Lie-Nielsen #5 - Heirloom quality, heirloom price. :wink: Damn fine planes, but also a little intimidating 'cos they're so jolly smart you may be afraid to use it. Or is that just me? :oops:

Personally, and if I've said it once I'll bore you all to death by saying it a thousand times, I'd recommend a low angle/bevel up jack plane from either L-N or Veritas*. Well the latter actually, if I'm honest, but I may be accused of bias even though both are to be found chez Alf. But if money's too tight to mention, Ray Iles' and his reground Stanleys would get the nod. Sticking a few likely search terms into the search facility on this forum should yield more opinion than you can shake a big plank at too. :D

Now, who's handy to Sidmouth with a load of grease for the Slope, er, planes...? :twisted:

Cheers, Alf

*BriMarc can fill the void left by Axminster's bizarre refusal to stock 'em
 
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Anonymous

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Thanks for that Midnight.

Exscuse the ignorance, but im new to this, are Lee Valley the same as Veritas as sold on the Brimarc site?

Thanks again
 
A

Anonymous

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OK thanks Alf, I'll have a good look at the Brimarc site
 

Midnight

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Lie-Nielsen #5 - Heirloom quality, heirloom price. Damn fine planes, but also a little intimidating 'cos they're so jolly smart you may be afraid to use it. Or is that just me?
If it's heirloom quality yer lookin for... they do them too.... Ltd editions cast in white bronze... certs of authenticity yadda yadda... all kosher stuff fer collectors... but I took the question to imply that we're talkin planes for use here not polishin... hense my answer... anything you see on their site or aAxminsters catalogue will work as good n hard as it looks... we're nae talkin planes fer pussies here....

As for the BUPP's or whatever yer callin em... with all the hassle you're having honing their blades, are you sure they're ideal as a first plane for a novice...?? Me... I'd go for bevel downs.... far easier learning curve...

But then... I'm a user.... not a collector....
 

MikeW

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Ooh, think I'll stay out of this one...

Naw, I don't have the self-control.

You'll do great with any of the Big Three. Heck, with some tuning up, you'd do fine with a Groz.

But if I were new to handplanes, I would look for either a good used one as sold by Iles as suggested, buy a used one and learn (ask here) how to make it a good usable plane, or buy one of the Veritas (bevel up or down) in order to spend as little as possible to see if you even like hand work with a plane.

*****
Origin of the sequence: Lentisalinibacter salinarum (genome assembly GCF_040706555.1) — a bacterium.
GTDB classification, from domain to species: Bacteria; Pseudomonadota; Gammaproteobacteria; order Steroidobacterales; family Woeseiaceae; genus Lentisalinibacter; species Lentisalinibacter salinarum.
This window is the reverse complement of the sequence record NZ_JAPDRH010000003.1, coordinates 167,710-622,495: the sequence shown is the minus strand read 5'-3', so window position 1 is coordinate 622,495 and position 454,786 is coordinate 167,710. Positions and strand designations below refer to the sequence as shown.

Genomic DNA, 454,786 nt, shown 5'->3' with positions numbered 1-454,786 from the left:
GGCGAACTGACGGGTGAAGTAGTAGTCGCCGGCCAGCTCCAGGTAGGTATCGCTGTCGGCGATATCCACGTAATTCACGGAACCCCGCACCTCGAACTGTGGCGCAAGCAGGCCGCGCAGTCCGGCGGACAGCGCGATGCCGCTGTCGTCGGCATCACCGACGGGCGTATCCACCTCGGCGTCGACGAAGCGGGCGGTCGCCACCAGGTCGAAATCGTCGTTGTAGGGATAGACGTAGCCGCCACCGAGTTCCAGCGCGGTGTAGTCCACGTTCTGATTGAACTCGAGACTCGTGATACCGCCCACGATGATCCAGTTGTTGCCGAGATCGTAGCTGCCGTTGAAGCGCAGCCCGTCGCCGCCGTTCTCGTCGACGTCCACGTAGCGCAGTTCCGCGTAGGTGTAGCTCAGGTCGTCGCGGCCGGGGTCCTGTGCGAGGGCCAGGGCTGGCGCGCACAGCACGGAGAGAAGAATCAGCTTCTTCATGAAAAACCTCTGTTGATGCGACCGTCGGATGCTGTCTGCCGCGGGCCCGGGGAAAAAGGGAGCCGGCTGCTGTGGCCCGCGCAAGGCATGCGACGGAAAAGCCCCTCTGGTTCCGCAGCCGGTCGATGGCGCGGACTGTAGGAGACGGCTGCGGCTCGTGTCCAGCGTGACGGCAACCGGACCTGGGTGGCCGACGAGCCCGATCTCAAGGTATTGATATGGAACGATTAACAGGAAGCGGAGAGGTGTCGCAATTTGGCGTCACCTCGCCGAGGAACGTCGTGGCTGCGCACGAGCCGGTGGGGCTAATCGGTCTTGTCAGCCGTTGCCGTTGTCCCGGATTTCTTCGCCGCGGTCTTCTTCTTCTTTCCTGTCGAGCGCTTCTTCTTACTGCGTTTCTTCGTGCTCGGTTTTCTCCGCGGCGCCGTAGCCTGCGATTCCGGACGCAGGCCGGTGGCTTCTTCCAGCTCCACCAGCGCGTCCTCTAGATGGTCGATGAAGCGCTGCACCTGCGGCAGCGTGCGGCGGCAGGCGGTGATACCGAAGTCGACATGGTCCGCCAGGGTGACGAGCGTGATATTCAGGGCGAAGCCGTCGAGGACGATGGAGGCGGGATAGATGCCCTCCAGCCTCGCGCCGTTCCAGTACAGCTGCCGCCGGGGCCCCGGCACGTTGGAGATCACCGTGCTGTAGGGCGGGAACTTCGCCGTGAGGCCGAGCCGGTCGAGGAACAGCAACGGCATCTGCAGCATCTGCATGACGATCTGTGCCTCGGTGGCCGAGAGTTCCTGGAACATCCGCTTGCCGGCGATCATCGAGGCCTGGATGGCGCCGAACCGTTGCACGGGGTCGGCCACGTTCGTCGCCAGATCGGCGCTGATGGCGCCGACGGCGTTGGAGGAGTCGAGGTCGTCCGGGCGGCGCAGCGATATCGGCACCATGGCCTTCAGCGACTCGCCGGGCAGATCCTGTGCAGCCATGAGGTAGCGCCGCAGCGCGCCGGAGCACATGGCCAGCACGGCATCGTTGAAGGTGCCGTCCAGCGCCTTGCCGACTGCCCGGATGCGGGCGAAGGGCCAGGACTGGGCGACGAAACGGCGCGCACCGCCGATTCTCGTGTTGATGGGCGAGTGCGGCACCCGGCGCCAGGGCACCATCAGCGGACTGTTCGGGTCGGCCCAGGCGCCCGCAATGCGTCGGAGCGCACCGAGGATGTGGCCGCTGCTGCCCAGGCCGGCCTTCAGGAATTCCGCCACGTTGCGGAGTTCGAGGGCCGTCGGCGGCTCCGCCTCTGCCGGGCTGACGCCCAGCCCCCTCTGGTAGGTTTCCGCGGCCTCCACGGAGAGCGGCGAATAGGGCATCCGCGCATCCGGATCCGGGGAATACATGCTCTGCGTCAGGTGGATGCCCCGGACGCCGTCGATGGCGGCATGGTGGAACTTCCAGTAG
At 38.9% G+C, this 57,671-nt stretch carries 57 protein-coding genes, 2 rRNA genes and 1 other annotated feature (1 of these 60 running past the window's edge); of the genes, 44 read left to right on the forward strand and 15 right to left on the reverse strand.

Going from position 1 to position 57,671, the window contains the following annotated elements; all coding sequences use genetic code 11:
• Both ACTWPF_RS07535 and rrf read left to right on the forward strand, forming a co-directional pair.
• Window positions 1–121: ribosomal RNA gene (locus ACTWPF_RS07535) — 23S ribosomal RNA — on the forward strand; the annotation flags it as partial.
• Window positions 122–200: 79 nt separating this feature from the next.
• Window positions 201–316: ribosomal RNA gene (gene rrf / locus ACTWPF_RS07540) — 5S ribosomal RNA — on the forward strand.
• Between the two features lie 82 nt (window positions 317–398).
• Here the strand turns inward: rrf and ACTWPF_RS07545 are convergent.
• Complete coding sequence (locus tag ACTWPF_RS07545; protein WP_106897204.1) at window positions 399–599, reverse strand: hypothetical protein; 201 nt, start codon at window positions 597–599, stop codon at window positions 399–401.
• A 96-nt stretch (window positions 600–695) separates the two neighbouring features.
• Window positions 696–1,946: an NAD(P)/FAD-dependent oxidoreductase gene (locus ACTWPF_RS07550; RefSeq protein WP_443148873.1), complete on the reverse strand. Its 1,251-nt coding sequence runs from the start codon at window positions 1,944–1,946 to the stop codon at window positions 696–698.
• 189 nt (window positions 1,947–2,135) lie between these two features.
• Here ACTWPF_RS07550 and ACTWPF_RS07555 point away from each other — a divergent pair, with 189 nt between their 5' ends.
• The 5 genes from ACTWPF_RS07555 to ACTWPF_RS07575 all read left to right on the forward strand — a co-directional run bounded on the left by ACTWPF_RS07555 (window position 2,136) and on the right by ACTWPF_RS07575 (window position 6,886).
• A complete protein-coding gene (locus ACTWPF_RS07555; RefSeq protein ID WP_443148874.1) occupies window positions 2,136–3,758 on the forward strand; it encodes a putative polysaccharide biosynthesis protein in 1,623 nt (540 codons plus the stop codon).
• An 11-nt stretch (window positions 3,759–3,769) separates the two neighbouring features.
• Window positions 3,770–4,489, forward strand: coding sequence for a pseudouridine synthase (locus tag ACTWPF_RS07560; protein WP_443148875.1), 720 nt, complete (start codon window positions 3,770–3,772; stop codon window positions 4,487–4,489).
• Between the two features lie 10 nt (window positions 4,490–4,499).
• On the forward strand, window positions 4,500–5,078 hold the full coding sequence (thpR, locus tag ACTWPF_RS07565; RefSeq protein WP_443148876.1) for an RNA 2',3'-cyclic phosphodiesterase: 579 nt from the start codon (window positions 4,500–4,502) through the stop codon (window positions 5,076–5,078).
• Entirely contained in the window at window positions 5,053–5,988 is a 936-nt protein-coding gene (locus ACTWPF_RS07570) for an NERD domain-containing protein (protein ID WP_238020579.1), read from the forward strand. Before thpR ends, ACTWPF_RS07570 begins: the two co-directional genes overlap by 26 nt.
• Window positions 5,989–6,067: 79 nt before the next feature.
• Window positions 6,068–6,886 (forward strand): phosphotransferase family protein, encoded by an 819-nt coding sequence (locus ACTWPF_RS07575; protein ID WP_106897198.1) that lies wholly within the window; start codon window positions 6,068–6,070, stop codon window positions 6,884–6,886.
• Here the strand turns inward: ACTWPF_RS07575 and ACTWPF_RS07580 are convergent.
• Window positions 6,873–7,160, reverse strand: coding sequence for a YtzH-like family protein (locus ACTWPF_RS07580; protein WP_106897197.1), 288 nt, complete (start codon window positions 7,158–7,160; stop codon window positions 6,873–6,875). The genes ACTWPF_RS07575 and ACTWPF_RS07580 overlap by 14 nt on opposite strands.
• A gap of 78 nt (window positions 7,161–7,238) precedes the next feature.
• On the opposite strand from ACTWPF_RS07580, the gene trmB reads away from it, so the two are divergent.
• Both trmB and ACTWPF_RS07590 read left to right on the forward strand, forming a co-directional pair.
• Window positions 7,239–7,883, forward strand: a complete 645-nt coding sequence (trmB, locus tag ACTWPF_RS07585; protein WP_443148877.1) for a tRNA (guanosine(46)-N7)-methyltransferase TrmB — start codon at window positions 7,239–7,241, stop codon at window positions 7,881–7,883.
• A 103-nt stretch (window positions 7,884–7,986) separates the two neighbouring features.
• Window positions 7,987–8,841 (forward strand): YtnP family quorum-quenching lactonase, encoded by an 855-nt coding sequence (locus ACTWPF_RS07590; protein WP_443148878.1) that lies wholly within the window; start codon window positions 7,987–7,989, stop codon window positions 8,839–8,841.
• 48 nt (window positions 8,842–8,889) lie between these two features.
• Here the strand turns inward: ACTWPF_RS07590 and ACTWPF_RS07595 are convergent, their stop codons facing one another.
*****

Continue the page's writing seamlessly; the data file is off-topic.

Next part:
Some here believe the bevel up are more versatile (I'm one) and some do not. Most do not have difficulties in the finer points of honing (camber is what we're talking about being difficult). But then, bevel up or down, you will have some getting use to using and sharpening a blade straight across before you'll be putting a good usable camber on the blade anyway.

MikeW
 

Alf

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Midnight":1w5fbmlv said:
If it's heirloom quality yer lookin for... they do them too....
Mike, it's L-N's own slogan. For the whole range... :roll:

Midnight":1w5fbmlv said:
As for the BUPP's or whatever yer callin em... with all the hassle you're having honing their blades, are you sure they're ideal as a first plane for a novice...??
Yes. Because a novice will be more likely to be using a honing guide for sharpening anyway.

Midnight":1w5fbmlv said:
Me... I'd go for bevel downs.... far easier learning curve...
Depends to a certain extent on which bevel down you're comparing to which bevel up. But even so I would suggest the adjustments for depth and particularly mouth size are more instinctive on a bevel up for the genuine novice.

Midnight":1w5fbmlv said:
But then... I'm a user.... not a collector....
We only have your word for that, Mike...

Cheers, Alf
 

Jaco

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Hand planing????? :roll: :roll: :roll:
Wots' that ???

My humblest apologies, since getting a TP, my poor Stanley is withering ....
:oops: :oops:
8) 8)
My EB is flourishing thoungh.
:D :D
 

Midnight

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Meaning I have pictures to prove I'm not a collector, so sticks and stones...

Ahhhh... so.... because I spend my shop time gettin on with it rather than shootin pics... I'm a collector huh...??

NP... jus so we got that straightened out....
 

Alf

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Give over, Mike. I simply mean I don't worry about insinuations that I know diddly squat about using tools; e.g. that I'm "only a collector". I'm fully aware of when I don't know diddly without any help. :roll:

Cheers, Alf